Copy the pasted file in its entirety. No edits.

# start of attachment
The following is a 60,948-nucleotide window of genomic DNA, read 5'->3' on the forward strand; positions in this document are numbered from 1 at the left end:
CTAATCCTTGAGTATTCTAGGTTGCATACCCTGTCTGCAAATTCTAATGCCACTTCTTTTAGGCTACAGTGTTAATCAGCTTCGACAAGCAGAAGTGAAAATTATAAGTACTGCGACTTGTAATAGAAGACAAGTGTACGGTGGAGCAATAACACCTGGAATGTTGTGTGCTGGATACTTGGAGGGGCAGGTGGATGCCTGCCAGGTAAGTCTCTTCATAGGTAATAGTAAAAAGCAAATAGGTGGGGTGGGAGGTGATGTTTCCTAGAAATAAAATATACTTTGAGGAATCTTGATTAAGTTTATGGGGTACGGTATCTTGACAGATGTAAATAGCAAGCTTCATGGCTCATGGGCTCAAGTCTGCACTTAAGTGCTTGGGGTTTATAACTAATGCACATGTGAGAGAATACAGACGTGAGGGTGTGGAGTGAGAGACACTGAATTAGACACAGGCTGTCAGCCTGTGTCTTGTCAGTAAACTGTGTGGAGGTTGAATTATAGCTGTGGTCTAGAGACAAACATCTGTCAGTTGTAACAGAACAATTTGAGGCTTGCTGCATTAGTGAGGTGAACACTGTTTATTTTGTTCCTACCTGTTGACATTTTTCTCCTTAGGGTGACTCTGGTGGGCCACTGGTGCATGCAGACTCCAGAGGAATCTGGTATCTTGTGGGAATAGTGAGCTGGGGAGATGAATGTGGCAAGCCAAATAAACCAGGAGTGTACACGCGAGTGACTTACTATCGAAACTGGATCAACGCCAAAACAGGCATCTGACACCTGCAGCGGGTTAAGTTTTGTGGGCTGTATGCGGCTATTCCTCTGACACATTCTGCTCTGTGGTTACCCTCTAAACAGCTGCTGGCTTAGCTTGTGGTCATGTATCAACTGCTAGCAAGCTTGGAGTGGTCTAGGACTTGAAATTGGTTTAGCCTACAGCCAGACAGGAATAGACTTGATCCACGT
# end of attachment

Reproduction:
The following is a 60,948-nucleotide window of genomic DNA, read 5'->3' on the forward strand; positions in this document are numbered from 1 at the left end:
CTAATCCTTGAGTATTCTAGGTTGCATACCCTGTCTGCAAATTCTAATGCCACTTCTTTTAGGCTACAGTGTTAATCAGCTTCGACAAGCAGAAGTGAAAATTATAAGTACTGCGACTTGTAATAGAAGACAAGTGTACGGTGGAGCAATAACACCTGGAATGTTGTGTGCTGGATACTTGGAGGGGCAGGTGGATGCCTGCCAGGTAAGTCTCTTCATAGGTAATAGTAAAAAGCAAATAGGTGGGGTGGGAGGTGATGTTTCCTAGAAATAAAATATACTTTGAGGAATCTTGATTAAGTTTATGGGGTACGGTATCTTGACAGATGTAAATAGCAAGCTTCATGGCTCATGGGCTCAAGTCTGCACTTAAGTGCTTGGGGTTTATAACTAATGCACATGTGAGAGAATACAGACGTGAGGGTGTGGAGTGAGAGACACTGAATTAGACACAGGCTGTCAGCCTGTGTCTTGTCAGTAAACTGTGTGGAGGTTGAATTATAGCTGTGGTCTAGAGACAAACATCTGTCAGTTGTAACAGAACAATTTGAGGCTTGCTGCATTAGTGAGGTGAACACTGTTTATTTTGTTCCTACCTGTTGACATTTTTCTCCTTAGGGTGACTCTGGTGGGCCACTGGTGCATGCAGACTCCAGAGGAATCTGGTATCTTGTGGGAATAGTGAGCTGGGGAGATGAATGTGGCAAGCCAAATAAACCAGGAGTGTACACGCGAGTGACTTACTATCGAAACTGGATCAACGCCAAAACAGGCATCTGACACCTGCAGCGGGTTAAGTTTTGTGGGCTGTATGCGGCTATTCCTCTGACACATTCTGCTCTGTGGTTACCCTCTAAACAGCTGCTGGCTTAGCTTGTGGTCATGTATCAACTGCTAGCAAGCTTGGAGTGGTCTAGGACTTGAAATTGGTTTAGCCTACAGCCAGACAGGAATAGACTTGATCCACGT